Addressing Climate Change: Is there a special role for the private sector?

By Bianca Zambao da Silva, UCLA Law COP 15 delegation — one in a series of posts from Copenhagen

Since the first day of this COP, I have been on a waiting list to attend a tour of an offshore wind power farm, hosted by an initiative promoting wind power during the conference. The tour is part of a series of parallel initiatives encouraging everything from the adoption of clean energy sources to the exaltation of a vegetarian diet. In all of them there is an evident common feeling: potential solutions for climate change are also opportunities.

The private sector has understood this sentiment perfectly, and the composition of the Brazilian delegation shows it clearly. I am a Brazilian and have been in close contact with my country’s delegation here, with opportunities to observe it closely.  Industry and government have made a partnership in Brazil in order to work together before, during and after Copenhagen. Therefore, everyone representing a Brazilian organization is registered as “Party” and thus may access closed documents and meetings, which they would not as “Non-governmental” members.

This Brazilian position says a lot about the key role played by the private sector. Any effective response to climate change will rely on different industries and not only on governments that have a seat in the negotiation process here in Copenhagen. In the end, adaptation and mitigation achievements will be necessarily implemented by the private sector and especially through financial products.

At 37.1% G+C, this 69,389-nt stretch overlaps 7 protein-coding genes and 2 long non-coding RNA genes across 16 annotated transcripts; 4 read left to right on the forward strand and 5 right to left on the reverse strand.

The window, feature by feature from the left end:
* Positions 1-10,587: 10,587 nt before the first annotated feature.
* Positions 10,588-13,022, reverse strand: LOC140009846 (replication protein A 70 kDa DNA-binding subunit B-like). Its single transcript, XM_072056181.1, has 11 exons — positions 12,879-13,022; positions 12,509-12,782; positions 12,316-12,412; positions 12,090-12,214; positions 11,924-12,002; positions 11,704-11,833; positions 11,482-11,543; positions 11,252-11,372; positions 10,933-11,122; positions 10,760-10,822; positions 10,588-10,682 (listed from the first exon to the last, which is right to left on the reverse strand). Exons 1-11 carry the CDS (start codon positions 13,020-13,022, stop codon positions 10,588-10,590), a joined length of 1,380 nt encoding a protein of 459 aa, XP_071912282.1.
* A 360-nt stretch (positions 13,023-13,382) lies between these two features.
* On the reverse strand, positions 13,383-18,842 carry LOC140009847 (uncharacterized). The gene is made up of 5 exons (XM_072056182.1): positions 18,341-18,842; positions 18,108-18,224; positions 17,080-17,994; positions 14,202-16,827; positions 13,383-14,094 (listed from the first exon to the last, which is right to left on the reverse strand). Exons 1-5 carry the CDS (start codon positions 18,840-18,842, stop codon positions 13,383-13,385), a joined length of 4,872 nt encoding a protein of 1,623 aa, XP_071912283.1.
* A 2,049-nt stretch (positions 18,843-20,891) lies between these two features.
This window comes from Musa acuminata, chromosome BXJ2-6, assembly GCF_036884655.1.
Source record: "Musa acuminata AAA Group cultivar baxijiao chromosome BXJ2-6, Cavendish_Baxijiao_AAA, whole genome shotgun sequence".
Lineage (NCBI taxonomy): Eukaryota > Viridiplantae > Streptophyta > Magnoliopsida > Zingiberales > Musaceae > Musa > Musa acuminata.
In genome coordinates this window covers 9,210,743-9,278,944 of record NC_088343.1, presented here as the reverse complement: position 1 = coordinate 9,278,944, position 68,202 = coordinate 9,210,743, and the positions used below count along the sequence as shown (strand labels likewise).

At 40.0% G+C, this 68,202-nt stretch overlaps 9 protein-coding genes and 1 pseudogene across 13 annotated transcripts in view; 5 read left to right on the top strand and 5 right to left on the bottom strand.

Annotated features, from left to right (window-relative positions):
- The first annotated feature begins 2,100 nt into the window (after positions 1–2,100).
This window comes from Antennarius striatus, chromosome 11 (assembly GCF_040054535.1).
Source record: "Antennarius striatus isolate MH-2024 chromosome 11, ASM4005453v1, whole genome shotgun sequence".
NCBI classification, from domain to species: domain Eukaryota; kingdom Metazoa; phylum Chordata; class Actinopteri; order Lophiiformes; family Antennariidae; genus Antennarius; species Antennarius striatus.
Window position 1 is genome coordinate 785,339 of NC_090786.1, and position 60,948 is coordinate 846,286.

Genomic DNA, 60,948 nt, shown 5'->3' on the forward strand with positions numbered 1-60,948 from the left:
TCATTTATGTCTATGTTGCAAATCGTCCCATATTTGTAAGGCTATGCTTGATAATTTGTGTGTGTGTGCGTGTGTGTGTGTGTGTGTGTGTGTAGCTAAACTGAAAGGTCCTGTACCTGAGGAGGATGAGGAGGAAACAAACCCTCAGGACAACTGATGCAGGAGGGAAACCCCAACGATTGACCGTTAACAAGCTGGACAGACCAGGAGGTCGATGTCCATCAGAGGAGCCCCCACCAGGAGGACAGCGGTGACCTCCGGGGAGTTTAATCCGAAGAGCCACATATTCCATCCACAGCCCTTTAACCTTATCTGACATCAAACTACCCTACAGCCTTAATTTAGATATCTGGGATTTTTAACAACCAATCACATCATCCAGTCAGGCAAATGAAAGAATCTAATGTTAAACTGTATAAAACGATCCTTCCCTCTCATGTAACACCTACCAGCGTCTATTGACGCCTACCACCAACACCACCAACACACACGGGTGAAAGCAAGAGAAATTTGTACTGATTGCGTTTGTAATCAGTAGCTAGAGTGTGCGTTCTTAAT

However, this premise does not mean that the current financial architecture is able to support every developing country and its private sector. That idea is what African countries are consistently supporting during SBI (Subsidiary Body for Implementation) meetings. In an unified position, they say that the current model applied by multilateral agencies, such as the World Bank and the UNDP, punishes the poorest of the poor, since that model is based on co-financing and it is hard to predict whether a project will be approved or not. The small number of 2% of CDM projects in Africa illustrates how difficult the task of structuring and developing projects in a poorer context is.

At every turn in Copenhagen, we have seen that addressing climate change is not only a matter of emission reductions, funding, technology transfer or adaptation and mitigation strategies, but also presents challenges in dealing with poverty and inequality. The world is still learning how to face these challenges, as well as figuring out the role of private industry in this effort.

In the end, I did not attend the wind power farm tour.  I changed my mind and decided to attend a closed meeting – which is really complex for someone wearing a “NGO badge” – on financial responses to climate change. I definitely do not regret my decision.

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